4Eldrantulku. Endless Intrigue. The Oathbreaker delights in intrigue and betrayal. His nations will be filled with secret societies, mystery cults, and complex political systems rife with backstabbing and corruption.
5Tul Oreshka. Hermits and Heretics. The Truth in the Darkness revels in revelations. Any society driven by Tul Oreshka would be driven by visions and moments of inspirations. Given that Tul Oreshka delights in the fear of secrets revealed, there could be a powerful central authority—whether a church, library, or government—that is forever fighting against schims, heretics, and rebels. Poetry and other art from such a nation might be very powerful.
6Katashka. The Quick and the Dead. The Gatekeeper thrives on the fear of death and the undead. This could be internal—a nation ruled by tyrannical lich-lords or vampires who terrify their living suspects. Or it could be external, with a nation endlessly struggling to hold off a plague of the restless dead.
7Tol Kharash. The Iron Fist. The Horned King promotes soul-crushing tyranny. Any society he creates will brutally oppress its own people, as well as seeking to subjugate others. Compared to Eldrantulku or Bel Shalor, this oppression will be active and physical; the Horned King lacks the subtlety of those other overlords.
8The Daughter of Khyber. Dragonfear. As with Katashka and undead, the Daughter of Khyber delights in mortal fear of dragons. The cultures she creates could serve draconic masters and work together to terrify other nations… Or, the society could be driven by utter fear of dragons, scraping to raise tribute for their dragon lords and forever rebuilding from the last attack.
9Masvirik. Hidden Serpents. The Cold Sun delights in warmblooded fears. Lizardfolk or kobold societies could be early variations of the Poison Dusk. A culture based on another species could be an excellent place for spontaneous yuan-ti—with the common folk living in fear of the malevolent serpents hidden in their midst. I also imagine elaborate traditions of poison…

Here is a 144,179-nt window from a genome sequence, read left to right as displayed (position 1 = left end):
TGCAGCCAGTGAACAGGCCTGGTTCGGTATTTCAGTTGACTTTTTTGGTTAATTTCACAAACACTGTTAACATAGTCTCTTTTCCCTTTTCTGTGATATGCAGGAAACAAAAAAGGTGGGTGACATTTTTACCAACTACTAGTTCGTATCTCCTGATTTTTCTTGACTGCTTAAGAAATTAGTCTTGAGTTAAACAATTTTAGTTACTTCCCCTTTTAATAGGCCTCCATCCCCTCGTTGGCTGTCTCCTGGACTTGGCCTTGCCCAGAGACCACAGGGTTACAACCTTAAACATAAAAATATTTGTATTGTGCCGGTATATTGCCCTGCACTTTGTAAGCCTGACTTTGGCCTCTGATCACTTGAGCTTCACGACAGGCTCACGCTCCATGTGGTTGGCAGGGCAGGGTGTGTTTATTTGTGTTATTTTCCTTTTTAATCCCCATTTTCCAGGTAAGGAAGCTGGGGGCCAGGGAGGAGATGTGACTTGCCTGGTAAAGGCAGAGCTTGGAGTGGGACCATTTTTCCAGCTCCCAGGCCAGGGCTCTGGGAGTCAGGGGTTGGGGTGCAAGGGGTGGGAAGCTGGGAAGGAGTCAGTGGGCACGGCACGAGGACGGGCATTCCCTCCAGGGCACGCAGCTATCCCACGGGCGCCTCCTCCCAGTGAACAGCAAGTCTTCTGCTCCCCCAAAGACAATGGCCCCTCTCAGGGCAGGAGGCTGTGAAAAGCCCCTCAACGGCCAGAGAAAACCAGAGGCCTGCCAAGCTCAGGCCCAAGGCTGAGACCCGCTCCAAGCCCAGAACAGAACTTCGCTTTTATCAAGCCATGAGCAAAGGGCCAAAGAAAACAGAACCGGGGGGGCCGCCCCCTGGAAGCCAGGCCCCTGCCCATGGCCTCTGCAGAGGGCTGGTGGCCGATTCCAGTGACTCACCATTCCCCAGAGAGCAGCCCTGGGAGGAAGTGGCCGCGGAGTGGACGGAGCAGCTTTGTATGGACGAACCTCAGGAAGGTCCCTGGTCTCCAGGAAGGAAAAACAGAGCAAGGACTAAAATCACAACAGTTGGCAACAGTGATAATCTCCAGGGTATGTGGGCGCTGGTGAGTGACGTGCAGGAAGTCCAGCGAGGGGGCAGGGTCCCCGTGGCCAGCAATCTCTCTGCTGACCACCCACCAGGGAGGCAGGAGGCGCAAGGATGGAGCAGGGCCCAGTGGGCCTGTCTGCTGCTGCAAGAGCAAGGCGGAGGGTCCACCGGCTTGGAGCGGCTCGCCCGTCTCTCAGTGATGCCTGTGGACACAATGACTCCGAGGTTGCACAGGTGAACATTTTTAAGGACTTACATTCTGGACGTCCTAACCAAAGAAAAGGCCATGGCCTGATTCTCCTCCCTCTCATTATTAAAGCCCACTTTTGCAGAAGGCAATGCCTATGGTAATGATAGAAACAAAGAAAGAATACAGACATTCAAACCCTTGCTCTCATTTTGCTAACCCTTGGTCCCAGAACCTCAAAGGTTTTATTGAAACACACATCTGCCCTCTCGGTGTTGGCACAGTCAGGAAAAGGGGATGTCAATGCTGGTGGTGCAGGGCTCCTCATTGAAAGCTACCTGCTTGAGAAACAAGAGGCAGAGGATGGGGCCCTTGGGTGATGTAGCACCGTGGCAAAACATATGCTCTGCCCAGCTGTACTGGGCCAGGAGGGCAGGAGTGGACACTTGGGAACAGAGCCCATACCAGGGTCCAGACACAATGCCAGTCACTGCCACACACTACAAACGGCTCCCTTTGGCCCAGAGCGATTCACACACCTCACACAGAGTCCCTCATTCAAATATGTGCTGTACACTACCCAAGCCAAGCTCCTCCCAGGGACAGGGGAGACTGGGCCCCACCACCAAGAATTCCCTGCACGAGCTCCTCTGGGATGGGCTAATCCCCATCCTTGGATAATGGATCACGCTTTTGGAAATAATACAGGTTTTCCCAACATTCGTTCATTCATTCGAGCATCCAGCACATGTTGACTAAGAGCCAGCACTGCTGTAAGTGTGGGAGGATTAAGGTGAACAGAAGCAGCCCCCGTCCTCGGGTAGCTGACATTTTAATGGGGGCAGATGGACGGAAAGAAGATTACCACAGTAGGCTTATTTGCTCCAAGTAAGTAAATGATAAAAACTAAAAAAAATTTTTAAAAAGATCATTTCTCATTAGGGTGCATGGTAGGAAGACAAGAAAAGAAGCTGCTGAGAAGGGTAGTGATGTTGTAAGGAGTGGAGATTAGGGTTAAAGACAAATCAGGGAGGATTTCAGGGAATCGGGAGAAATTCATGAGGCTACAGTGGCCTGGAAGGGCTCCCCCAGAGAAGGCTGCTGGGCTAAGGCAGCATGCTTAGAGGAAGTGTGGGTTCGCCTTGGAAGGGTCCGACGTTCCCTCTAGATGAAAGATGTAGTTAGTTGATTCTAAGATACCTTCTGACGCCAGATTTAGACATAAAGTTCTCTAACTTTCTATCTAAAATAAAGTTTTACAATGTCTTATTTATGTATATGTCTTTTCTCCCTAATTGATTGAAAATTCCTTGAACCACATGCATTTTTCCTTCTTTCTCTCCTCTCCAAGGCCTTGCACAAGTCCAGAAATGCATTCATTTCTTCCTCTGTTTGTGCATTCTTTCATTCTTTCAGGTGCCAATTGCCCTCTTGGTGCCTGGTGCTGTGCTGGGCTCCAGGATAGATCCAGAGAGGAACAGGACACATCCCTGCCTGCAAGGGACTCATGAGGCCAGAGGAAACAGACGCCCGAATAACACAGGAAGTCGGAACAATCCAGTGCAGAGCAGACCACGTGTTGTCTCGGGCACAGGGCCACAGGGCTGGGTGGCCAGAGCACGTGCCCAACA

10Ashurak. Plague and Pestilence. The Slow Death trades in disease. Ashurak’s nations might live in constant fear of a perennial plague, going to great lengths to watch for signs of infection and ruthlessly sealing away anyone who shows symptoms. Alternately—like the Plaguebearers of the present day—Ashurak’s people could be carriers for a disease they’re immune to, taking it into the territories of other overlords like missionaries spreading the word.

Keep in mind that a single overlord could seed multiple civilizations at once. Rak Tulkhesh could shape a powerful league of orcs known for their weapons of war and a brutal clan of dwarves known for their soldiers, because he wants to watch them fight and see which successfully evolves into a cruel empire known for its massive monuments.

That’s all for now! Thanks to my Patreon supporters for making these articles possible. I will be doing a live Q&A on my Patreon Discord for patrons at 9 AM Pacific Time on Saturday, July 22nd. If you’re interested in joining live or watching the recording—or in playing in a session of my ongoing Eberron campaign—check out my Patreon!

10 thoughts on “Random Rolls: Forgotten Civilizations

  1. “Or it could be external, with a nation endlessly struggling to hold off a plague of the restless dead.”

    So you’re saying Katashka the Gatekeeper could be the Evil Overlord who created Dread Metrol…fascinating.

  2. I’d honestly never even thought about “civlizations” during the Age of Demons. I just imagined everything to be Mad Max all the time.
    Were the Overlords known about openly during this age? Or was their influence covert?

    • I just imagined everything to be Mad Max all the time.
      And there were surely stretches of time—tens of thousands of years at a time—when it WAS Mad Max all the time. But many of the overlords won’t find pure savagery to be a satisfying expression of their core concept. Eldrantulku and Sul Khatesth both get much more satisfaction from a civilization. And even Rak Tulkhesh finds a clash of armies more compelling that just a bunch of people hitting each other with sticks and rocks. As for whether they were known, sometimes yes, sometimes no. The overlords don’t need worship, so they don’t need to be seen as gods. They thrive on fear and cruelty, regardless of whether those things are done in their names. So it would largely be up to the FIENDS who are active in the world. Sometimes they might openly rule a civilization and force it down a path; other times they might prefer to steer it from the shadows.